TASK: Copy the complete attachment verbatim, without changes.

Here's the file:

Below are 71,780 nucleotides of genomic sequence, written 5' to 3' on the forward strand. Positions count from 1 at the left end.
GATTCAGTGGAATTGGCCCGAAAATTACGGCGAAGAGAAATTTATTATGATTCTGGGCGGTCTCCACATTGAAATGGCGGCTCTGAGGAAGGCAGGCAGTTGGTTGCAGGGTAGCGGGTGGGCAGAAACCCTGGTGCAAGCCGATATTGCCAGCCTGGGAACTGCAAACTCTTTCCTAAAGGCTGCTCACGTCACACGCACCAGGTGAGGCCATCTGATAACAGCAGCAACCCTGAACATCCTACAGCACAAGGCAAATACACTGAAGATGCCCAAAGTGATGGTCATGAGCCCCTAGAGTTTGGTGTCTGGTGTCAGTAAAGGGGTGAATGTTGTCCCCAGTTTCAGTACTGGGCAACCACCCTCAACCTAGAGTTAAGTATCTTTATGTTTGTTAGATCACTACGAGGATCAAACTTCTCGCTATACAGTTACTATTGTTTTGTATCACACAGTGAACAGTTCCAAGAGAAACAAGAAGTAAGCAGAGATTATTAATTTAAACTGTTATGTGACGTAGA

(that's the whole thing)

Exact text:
Below are 71,780 nucleotides of genomic sequence, written 5' to 3' on the forward strand. Positions count from 1 at the left end.
GATTCAGTGGAATTGGCCCGAAAATTACGGCGAAGAGAAATTTATTATGATTCTGGGCGGTCTCCACATTGAAATGGCGGCTCTGAGGAAGGCAGGCAGTTGGTTGCAGGGTAGCGGGTGGGCAGAAACCCTGGTGCAAGCCGATATTGCCAGCCTGGGAACTGCAAACTCTTTCCTAAAGGCTGCTCACGTCACACGCACCAGGTGAGGCCATCTGATAACAGCAGCAACCCTGAACATCCTACAGCACAAGGCAAATACACTGAAGATGCCCAAAGTGATGGTCATGAGCCCCTAGAGTTTGGTGTCTGGTGTCAGTAAAGGGGTGAATGTTGTCCCCAGTTTCAGTACTGGGCAACCACCCTCAACCTAGAGTTAAGTATCTTTATGTTTGTTAGATCACTACGAGGATCAAACTTCTCGCTATACAGTTACTATTGTTTTGTATCACACAGTGAACAGTTCCAAGAGAAACAAGAAGTAAGCAGAGATTATTAATTTAAACTGTTATGTGACGTAGA